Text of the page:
FAA Issues Draft Wildlife Management Advisory Circulars and Proposed Clarification

 

FAA ISSUES THREE DRAFT WILDLIFE MANAGEMENT ADVISORY CIRCULARS AND A PROPOSED CLARIFICATION FOR INDUSTRY REVIEW

In December the Federal Aviation Administration released three draft Advisory Circulars (ACs) and one Proposed Clarification for industry review and comment:

The first AC, 150/5200-32B, is an update to existing AC 150/5200-32A. This AC explains the importance of reporting collisions between aircraft and wildlife, more commonly referred to as wildlife strikes. It also examines recent improvements in the Federal Aviation Administration’s (FAA) Bird/Other Wildlife Strike Reporting system; how to report a wildlife strike; what happens to the wildlife strike report data; how to access the FAA National Wildlife Strike Database (NWSD); and the FAA’s Feather Identification program.  The changes contained in the update do not appear to be very significant and primarily involve clarifications & updates regarding processes for submitting strike reports and wildlife remains for identification by the Smithsonian Institute.

The second AC, 150/5200-XX defines the minimum acceptable standards for the conduct and preparation of Wildlife Hazard Site Visits (Site Visit), Wildlife Hazard Assessments (Assessments) and Wildlife Hazard Management Plans (Plans). The AC also provides guidelines that define when a Site Visit should be conducted and when an Assessment must be conducted. It similarly defines minimum standards for conducting Site Visits and Assessments, as well as developing Plans. Finally, this AC provides checklists to help people evaluate Site Visits, Assessments and Plans.  As its numbering implies, this AC is a completely new document.  Accordingly, ACI-NA will be reviewing it carefully, with an eye towards any new resource or cost requirements the AC will impose on airport operators.  We encourage you to do the same.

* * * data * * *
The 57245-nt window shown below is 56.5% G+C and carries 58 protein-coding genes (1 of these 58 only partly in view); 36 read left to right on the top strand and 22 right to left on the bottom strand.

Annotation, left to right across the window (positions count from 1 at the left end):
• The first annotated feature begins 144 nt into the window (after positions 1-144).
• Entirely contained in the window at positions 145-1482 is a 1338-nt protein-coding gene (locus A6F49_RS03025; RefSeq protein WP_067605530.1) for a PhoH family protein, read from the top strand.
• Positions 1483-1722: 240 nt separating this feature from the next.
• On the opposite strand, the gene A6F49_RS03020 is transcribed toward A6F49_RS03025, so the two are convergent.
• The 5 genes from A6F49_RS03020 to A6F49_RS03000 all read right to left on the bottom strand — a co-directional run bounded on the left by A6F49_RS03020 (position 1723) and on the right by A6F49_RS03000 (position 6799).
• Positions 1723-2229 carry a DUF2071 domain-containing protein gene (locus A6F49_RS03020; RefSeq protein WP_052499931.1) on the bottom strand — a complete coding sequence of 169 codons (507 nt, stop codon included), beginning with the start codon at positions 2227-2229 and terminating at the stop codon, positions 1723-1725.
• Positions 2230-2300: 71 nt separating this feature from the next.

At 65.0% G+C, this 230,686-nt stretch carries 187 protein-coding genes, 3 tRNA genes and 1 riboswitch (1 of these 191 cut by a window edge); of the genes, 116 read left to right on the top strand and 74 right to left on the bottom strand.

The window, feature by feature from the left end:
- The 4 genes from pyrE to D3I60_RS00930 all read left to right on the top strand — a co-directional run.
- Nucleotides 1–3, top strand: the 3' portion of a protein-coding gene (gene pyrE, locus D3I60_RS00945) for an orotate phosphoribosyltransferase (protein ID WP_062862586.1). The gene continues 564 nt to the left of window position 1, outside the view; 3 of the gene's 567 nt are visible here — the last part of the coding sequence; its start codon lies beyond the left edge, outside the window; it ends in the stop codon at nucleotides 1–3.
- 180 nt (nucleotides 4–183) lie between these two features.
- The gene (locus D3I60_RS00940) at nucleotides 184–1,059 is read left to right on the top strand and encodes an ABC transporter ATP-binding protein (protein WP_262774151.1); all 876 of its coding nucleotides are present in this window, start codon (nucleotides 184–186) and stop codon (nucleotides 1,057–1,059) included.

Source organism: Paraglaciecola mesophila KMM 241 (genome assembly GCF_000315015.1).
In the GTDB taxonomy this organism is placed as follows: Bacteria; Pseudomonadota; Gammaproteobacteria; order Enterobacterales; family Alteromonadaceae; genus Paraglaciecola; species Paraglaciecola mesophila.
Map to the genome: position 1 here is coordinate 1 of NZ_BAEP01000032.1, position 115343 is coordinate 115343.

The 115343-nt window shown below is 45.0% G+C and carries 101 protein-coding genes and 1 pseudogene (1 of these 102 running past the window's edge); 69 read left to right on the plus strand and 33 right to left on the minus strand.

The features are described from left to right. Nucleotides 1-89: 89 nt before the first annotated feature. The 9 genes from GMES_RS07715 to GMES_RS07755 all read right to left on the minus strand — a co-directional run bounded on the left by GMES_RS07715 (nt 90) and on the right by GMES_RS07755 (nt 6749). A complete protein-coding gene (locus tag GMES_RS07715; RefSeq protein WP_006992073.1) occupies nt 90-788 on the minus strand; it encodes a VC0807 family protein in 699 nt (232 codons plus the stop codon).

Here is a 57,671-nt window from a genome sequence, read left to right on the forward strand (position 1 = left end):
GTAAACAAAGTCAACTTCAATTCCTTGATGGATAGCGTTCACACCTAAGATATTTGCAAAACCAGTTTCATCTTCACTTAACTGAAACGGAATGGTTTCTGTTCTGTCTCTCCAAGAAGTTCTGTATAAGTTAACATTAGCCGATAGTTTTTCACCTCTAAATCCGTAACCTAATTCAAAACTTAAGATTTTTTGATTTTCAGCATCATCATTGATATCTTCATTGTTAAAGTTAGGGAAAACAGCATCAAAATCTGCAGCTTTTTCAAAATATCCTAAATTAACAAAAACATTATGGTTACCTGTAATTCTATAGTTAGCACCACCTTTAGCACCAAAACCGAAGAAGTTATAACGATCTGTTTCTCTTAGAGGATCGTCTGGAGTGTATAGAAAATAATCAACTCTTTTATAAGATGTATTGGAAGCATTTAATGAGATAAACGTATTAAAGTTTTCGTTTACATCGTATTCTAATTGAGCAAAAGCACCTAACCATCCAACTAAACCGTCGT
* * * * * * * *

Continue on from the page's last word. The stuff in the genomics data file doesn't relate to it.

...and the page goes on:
The Federal Aviation Administration also published a notice of proposed clarification, "Clarification of Wildlife Hazard Management Requirements for Non-Certified Federally Obligated Airports" in the Federal Register today. This clarification would require non-Part 139 airports (typically those accommodating general aviation) that accept a new Airport Improvement Program (AIP) airport development grant, or accept a transfer of land under the Surplus Property Act, to conduct a Wildlife Hazard Site Visit (WHSV) or a Wildlife Hazard Assessment (WHA). This notice further clarifies that the FAA will change the language in AIP Grant Assurance No. 19 , "Operations and Maintenance"  to include wildlife hazards.

The proposed clarification would apply to four types of non-certified airports:

a) Airports with 100+ based turbine-powered aircraft or 75,000+ annual operations: Must initiate a WHA within three years of receiving a development grant and updated at least once every 10 years

b) Airports with 20 - 99 based turbine-powered aircraft or 30,000 - 74,999 annual operations: Must initiate a WHSV within three years of receiving a development grant and updated at least once every five years

c) Airports with 0 -19 based turbine-powered aircraft or 10,000 - 29,999 annual operations: Must initiate a WHSV within five years of receiving a development grant and updated at least once every five years

d) Airports with no based turbine-powered aircraft and fewer than 10,000 total annual operations: Must initiate a WHSV within eight years of receiving a development grant and updated at least once every five years

ACI-NA staff is reviewing the notice and revised grant assurances and will be providing comments to FAA.  The comment deadline is January 31st 2013.  If you would like to provide comments for inclusion in ACI-NA's submission, please send us input by January 17th 2013.  We encourage members, especially those that operate non-certificated (e.g., non-Part 139) airports, to review this proposed clarification and provide individual comments as well.  

ACI-NA will also develop comments to the ACs.  ACI-NA Members and World Business Partners are also welcome to submit their own comments to FAA directly.  Those wishing to do so can submit written comments to FAA National Wildlife Biologist John Weller at 800 Independence Ave. SW., AAS-300 Room 618, Washington, DC 20591 or by email at john.weller@faa.gov. Comments received by the FAA by January 31, 2013, will be considered for inclusion in the advisory circular.

For more information please contact Chris Oswald at coswald@aci-na.org, or Katherine Preston at krpeston@aci-na.org.